Ballots offer plenty of choice
Richmond residents will have plenty of choice on voting day Tuesday, as 19 candidates are running to fill three Richmond seats in the provincial legislature.
There hasn’t been this much interest from political hopefuls since 2001, when 21 names were on Richmond ballots.
This time around, six parties will be represented on local ballots, and a total of four independents are also trying their luck at the polls.
Voting is available now in district electoral offices until 4 p.m. Tuesday, May 13. Advance voting is on now through Saturday, and general voting takes place Tuesday, May 14 from 8 a.m. to 8 p.m.
Below is a list of registered candidates.
•Lawrence Chen (B.C. Conservative Party): Chen holds a master’s degree in business administration from the University of Technology in Sydney, Australia. He became a Canadian in 2003 and now works as a hunting safety instructor. In 2009 Chen ran in the Richmond East riding, finishing with 2.3 per cent of the vote under the name Wei Ping Chen and the Nation Alliance Party.
•Chanel Donovan (Unparty: The Consensus-Building Party): Donovan was born and raised in Shanghai and arrived in Canada in 1997. She works as an accountant and office manager and has lived in Richmond since 2007. Donovan’s husband is running in Richmond-Steveston under the same party, which advocates for public assemblies to reach consensus on local issues.
•Frank Yunrong Huang (B.C. NDP): A 49-year-old Burnaby resident, Huang was born in mainland China and immigrated to Canada in 2001. He is the former editor of Global Chinese Press.
•Gary Law (Independent): Law, 52, is running as an independent after the B.C. Liberal Party thwarted his chance by cancelling a nomination meeting. Law is a longtime Richmond resident who is on leave from his job as a corporal with the Burnaby RCMP.
•Richard Lee (Independent): Lee is a Richmond lawyer who entered the race following an attempt at the mayor’s chair in 2011. At all-candidates meetings, Lee has reiterated his promise to give local constituents a voice in Victoria.
•Teresa Wat (B.C. Liberal Party): Wat is a 62-year-old Burnaby resident recruited to keep Richmond Centre a Liberal riding (last held by Rob Howard). She is the President and Chief Executive Officer of Mainstream Broadcasting Corporation CHMB AM1320.
•Michael Wolfe (Green Party of B.C.): Running in his eighth election, Wolfe is a high school teacher running to represent a city where he’s lived all his life. Wolfe holds degrees in conservation biology and education.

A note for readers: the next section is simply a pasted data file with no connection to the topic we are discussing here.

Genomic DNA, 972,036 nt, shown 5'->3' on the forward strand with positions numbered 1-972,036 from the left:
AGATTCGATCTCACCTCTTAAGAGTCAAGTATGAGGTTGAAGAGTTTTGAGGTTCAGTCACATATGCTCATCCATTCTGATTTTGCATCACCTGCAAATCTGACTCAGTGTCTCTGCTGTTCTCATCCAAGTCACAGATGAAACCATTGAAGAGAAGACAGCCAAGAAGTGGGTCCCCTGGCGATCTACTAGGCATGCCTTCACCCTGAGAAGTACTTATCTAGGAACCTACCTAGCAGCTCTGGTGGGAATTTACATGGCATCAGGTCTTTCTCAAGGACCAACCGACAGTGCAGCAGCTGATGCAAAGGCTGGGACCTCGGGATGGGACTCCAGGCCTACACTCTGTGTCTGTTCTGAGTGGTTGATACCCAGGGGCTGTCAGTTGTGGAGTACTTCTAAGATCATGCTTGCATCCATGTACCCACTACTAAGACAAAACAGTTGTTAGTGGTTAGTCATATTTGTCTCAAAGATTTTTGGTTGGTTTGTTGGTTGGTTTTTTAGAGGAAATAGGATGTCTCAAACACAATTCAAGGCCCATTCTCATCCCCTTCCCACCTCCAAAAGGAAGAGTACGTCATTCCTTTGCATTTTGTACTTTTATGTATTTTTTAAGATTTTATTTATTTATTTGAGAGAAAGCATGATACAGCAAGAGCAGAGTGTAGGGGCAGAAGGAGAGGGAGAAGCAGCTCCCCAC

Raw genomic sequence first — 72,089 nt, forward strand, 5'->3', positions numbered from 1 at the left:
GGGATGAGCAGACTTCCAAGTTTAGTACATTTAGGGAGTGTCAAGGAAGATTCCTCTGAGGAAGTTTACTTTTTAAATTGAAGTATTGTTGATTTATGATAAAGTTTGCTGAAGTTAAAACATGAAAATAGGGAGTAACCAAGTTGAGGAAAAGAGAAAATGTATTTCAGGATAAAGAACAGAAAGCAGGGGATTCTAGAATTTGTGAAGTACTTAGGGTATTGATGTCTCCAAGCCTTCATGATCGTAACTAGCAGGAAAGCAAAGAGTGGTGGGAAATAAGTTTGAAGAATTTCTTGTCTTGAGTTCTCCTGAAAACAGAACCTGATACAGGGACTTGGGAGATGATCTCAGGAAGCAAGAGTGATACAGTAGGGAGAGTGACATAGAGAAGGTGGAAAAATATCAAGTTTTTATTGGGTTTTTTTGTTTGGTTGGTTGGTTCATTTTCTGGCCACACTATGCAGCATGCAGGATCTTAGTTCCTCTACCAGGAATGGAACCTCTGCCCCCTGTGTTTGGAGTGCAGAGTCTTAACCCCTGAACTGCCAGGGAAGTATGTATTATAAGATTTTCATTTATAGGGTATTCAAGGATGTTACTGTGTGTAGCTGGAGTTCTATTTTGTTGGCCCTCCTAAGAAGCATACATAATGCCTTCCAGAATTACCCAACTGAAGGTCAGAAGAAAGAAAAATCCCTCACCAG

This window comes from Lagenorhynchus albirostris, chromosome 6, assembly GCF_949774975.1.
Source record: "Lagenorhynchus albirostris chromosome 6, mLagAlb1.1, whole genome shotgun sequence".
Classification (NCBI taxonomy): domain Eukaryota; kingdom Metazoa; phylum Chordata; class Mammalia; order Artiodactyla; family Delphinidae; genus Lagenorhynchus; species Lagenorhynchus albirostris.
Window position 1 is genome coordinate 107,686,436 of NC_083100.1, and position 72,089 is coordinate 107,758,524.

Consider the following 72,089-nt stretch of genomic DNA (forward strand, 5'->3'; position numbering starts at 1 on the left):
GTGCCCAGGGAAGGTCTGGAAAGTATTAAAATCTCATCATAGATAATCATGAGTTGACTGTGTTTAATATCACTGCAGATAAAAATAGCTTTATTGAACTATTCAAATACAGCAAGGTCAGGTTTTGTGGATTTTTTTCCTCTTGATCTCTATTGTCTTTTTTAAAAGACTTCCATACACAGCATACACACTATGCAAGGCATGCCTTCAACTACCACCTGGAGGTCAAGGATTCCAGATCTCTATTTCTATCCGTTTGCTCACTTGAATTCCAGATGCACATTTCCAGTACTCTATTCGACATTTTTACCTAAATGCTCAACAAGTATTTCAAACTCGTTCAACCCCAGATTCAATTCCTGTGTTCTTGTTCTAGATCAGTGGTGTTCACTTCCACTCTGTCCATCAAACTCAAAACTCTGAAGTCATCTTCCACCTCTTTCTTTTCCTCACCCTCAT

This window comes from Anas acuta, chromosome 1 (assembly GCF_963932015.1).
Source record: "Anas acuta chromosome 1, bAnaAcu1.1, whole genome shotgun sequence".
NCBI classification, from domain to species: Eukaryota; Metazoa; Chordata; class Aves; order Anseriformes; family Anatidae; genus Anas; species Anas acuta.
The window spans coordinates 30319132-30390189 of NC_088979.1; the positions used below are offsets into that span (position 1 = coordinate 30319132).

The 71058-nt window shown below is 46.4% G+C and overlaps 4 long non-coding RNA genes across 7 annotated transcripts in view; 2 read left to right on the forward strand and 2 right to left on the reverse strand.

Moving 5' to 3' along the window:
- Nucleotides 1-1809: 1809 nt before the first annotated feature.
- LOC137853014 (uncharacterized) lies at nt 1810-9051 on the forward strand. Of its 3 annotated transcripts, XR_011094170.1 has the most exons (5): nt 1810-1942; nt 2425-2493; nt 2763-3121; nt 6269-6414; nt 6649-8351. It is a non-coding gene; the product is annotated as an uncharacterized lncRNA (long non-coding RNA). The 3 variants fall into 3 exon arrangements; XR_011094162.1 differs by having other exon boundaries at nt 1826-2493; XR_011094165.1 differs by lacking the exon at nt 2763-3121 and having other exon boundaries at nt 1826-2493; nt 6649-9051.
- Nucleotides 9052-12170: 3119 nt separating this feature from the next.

•Ping Chan (B.C. Excalibur Party): Chan is a professional engineer, graduating from University of Calgary in 1976, and a resident of the riding. His personal concerns focus on justice, environment and peace issues. He is a member of Royal Canadian Legion and a volunteer for English learning at University of B.C.
•Lloyd Chen (Ind.): No information available.
•Nathaniel Lim (B.C. Conservative Party): Born in the Philippines, Lim immigrated to Canada at age eight. A family and youth counsellor in Richmond and Vancouver and a community volunteer, Lim holds a degree in social work from UBC.
•Doug Perry (Green Party of B.C.): Born in Terrace, B.C., Perry has worked mostly as a contractor in recent years, but has worked several years as a Traditional Chinese Medicine practitioner.
•Linda Reid (B.C. Liberal Party): Reid is the incumbent in the riding, which she has held since 1991. She holds a master’s degree from University of B.C. and has worked as a language therapist, teacher and school administrator. She became Deputy Speaker in 2009.
•Gian Sihota (B.C. NDP): Sihota is a 65-year-old Ladner resident who previously lived in the riding for 30 years. He recently retired from a long career as a transit operator with Coast Mountain Bus Company, and served in various union positions.
•Cliff Wei (Independent): Wei made an unsuccessful bid for a city council seat in 2011. During this provincial campaign, he’s pledged to put half his MLA salary toward a seniors care centre.
•Carol Day (B.C. Conservative Party): Day is a former school trustee who finished 302 votes short of a council seat two years ago. A jet fuel pipeline proposal pushed the 56-year-old community activist to run. The Shellmont resident has owned a sign business for 30 years.
•Jerome James Dickey (Green Party of B.C.): Dickey grew up in South Delta. He has served two years on the city’s economic advisory committee, eight years with the city’s emergency social services program and 10 years on a strata council board.
•Mike Donovan (Unparty: The Consensus-Building Party): Donovan works in software development at a Richmond firm in the health care industry. He’s been a Richmond resident for six years and lists gardening as a hobby.
•Scott Stewart (B.C. NDP): Stewart is a Steveston High grad and lifelong Richmond resident. He’s a retired constable with the New Westminster Police Service, where he served as a collision reconstruction investigator. He has also spent 38 years as a reservist with the Canadian Forces Health Services.
•John Yap (B.C. Liberal Party): Yap is the incumbent in the riding, where he was first elected in 2005. He has served in various cabinet positions with the Liberal government. Born in Singapore, Yap arrived here as a teenager and has called Richmond home for 27 years. Before politics Yap had a career in banking.